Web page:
A supreme injustice.

Author:Springer, Charles E.
Position:Nevada Supreme Court case involving disqualified judges - State Constitutional Commentary

"Nothing that lacks justice can be morally right."(1)


Nevada is privileged to have as the dean of its judiciary a man who has been a judge for close to forty years and an acting or senior justice of the Nevada Supreme Court for over thirty-three years. He is a man who is universally respected and admired in the legal and judicial community in this State. I received a letter from this highly regarded jurist at a time when I was trying to put an Article together for this law review. In his letter to me, my esteemed colleague reminded me of a supreme court case on which the two of us sat some three years ago. He told me of how "displeasing" to him this case remained and noted regretfully that an "injustice had been done." As I read the letter, I realized that the mentioned case presented the kind of injustice that would come within the ambit of Albany Law Review's call for papers on the "protection of individual rights by state high courts." I decided, then, to write about a breakdown in the judicial system and about how, in one tragic case, it did not live up to expectations in the "protection of individual rights." I write because I believe that an injustice has been done in the name of the Supreme Court of the State of Nevada, an injustice not only to the individual whose rights have been violated, but to the court itself.

This Article is divided into two parts. Part I, entitled "Justice Denied," is historical, relating how two justices who had been disqualified from a case were able, after the case in which they were disqualified had been decided, to "redecide" the case and thereby deprive the winning party of the benefits of his court victory.(2) Part II, entitled "The Story Behind the Story," delves into court records to provide some background material relating to the disqualified justices' intrusion into a case from which they had been previously disqualified.(3)

As one of the principal actors in this strange saga, I will use restraint in my narration, all of which is taken from official court records. I will not use the names of any of the actors. The dissenting justice and the two disqualified justices who redecided the case are referred to simply as the "Three." The litigant whose rights have been affected by the actions of the Three is a veteran trial judge, whom I will refer to as the "Trial Judge."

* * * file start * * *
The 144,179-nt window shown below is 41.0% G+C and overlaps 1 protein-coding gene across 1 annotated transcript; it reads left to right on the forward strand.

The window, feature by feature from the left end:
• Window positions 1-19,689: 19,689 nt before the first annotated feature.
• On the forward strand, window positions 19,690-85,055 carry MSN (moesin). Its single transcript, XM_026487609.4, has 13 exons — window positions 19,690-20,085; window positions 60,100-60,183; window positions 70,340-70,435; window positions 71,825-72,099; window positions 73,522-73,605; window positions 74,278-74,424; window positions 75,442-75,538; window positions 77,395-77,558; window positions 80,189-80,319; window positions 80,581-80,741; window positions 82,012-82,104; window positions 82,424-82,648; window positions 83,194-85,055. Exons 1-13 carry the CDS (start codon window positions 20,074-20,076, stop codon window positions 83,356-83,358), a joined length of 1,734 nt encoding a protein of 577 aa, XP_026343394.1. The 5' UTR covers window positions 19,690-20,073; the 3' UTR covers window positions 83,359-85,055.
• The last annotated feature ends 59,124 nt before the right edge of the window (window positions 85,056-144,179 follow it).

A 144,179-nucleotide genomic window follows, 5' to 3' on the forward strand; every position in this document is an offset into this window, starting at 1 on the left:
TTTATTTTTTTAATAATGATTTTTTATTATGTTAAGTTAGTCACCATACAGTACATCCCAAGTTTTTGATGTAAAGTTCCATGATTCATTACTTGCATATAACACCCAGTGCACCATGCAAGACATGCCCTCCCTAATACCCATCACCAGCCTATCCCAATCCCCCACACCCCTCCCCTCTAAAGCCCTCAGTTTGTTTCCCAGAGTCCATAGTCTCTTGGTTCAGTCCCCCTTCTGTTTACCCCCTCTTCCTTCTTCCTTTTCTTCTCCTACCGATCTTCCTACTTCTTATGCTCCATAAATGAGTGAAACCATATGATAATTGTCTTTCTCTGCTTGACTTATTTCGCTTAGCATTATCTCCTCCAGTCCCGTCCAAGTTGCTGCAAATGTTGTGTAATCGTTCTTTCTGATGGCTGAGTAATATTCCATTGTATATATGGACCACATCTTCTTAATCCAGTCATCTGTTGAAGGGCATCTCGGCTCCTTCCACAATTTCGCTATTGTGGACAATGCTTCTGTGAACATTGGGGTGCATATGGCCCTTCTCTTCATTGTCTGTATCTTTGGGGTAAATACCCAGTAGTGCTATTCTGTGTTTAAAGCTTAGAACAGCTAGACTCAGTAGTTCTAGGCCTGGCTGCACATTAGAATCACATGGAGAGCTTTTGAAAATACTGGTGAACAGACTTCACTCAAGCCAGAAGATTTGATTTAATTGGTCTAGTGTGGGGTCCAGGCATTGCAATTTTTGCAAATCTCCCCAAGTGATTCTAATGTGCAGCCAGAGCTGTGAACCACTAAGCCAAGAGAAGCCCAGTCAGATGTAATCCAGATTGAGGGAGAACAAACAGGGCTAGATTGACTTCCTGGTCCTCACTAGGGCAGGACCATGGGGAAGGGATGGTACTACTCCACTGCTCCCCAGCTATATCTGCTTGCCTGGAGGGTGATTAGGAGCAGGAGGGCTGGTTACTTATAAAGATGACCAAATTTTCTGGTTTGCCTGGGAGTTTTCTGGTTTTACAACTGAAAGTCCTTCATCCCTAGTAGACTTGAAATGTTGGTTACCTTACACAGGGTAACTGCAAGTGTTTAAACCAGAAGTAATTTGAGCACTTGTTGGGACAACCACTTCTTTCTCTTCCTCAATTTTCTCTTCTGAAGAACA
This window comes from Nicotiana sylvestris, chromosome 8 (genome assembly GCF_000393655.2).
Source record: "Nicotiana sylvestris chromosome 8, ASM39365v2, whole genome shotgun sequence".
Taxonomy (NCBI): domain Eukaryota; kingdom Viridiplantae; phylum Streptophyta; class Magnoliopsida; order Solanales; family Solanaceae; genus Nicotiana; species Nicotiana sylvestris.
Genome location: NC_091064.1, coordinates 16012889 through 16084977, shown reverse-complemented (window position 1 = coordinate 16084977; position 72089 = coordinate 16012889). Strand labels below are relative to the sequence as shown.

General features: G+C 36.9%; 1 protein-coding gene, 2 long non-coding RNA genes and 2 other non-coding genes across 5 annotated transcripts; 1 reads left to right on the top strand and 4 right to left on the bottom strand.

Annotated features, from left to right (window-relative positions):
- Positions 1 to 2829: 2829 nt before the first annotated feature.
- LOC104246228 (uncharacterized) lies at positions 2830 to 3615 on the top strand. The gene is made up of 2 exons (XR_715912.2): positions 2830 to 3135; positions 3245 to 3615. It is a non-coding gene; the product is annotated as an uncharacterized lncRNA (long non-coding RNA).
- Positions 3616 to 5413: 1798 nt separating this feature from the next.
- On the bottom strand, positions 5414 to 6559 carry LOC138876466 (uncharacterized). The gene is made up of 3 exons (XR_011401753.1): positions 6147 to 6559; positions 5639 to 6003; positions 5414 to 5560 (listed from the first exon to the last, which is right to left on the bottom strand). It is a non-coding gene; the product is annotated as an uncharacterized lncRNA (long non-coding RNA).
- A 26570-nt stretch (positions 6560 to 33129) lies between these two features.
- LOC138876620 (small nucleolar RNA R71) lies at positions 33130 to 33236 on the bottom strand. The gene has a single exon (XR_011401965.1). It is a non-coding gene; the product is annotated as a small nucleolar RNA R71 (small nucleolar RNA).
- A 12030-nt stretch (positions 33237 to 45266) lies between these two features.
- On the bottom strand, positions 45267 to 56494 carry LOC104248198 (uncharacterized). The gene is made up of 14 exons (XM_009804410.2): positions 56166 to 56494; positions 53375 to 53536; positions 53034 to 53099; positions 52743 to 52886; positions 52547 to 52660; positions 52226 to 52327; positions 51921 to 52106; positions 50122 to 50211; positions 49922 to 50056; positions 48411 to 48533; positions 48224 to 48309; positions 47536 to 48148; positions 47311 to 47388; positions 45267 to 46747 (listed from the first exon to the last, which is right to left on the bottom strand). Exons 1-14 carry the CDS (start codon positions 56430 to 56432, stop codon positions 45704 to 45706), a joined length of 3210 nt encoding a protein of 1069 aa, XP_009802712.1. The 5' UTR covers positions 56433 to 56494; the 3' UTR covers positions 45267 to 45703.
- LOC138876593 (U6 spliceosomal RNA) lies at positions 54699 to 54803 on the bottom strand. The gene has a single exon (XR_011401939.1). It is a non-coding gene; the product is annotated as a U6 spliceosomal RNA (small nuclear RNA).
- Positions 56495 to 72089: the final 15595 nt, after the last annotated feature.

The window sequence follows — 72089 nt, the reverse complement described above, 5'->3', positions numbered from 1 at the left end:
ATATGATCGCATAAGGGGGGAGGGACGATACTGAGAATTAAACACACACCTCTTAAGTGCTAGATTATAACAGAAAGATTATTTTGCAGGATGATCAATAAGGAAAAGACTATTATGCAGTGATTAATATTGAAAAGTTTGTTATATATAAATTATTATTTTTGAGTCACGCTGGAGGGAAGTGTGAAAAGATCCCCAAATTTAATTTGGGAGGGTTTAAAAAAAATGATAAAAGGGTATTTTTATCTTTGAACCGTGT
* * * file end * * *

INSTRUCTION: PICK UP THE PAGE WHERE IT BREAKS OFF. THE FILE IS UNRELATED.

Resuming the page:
This is a tangled tale of two Nevada Supreme Courts. One supreme court decided the Trial Judge's case in his favor; the other supreme court redecided the case against him. I will refer to the duly-constituted supreme court that first decided the Trial Judge's case, in his favor, as the "Court of Five."(4) The Court of Five is a supreme court comprised of three supreme court justices and two replacement jurists (a senior justice and a district judge), who took the places of the two supreme court justices who disqualified themselves from sitting in the case. (One of the disqualified justices was a member of the Nevada Commission on Judicial Discipline, the respondent in the case.) To distinguish the main case later decided by the Court of Five from the second case decided by the disqualified justices, I will call the first case the "Primary Case" and will call the second case, decided by the Three, the "Secondary Case."

Before we move on, let us make sure that everyone understands exactly what occurred here:

The Primary Case. The constitutionally empaneled Nevada Supreme Court (the Court of Five) decided a case, by a 4-1 majority, in favor of the Trial Judge. The court issued writs of prohibition and mandamus in which it ruled: (1) The Judicial Discipline Commission proceeded against the Trial Judge in a manner that was in excess of its jurisdiction; (2) judges are entitled to confidentiality during judicial review of jurisdictional irregularities of the Commission; and (3) a special master was appointed to investigate numerous contempts of court and violations of the Trial Judge's due process rights.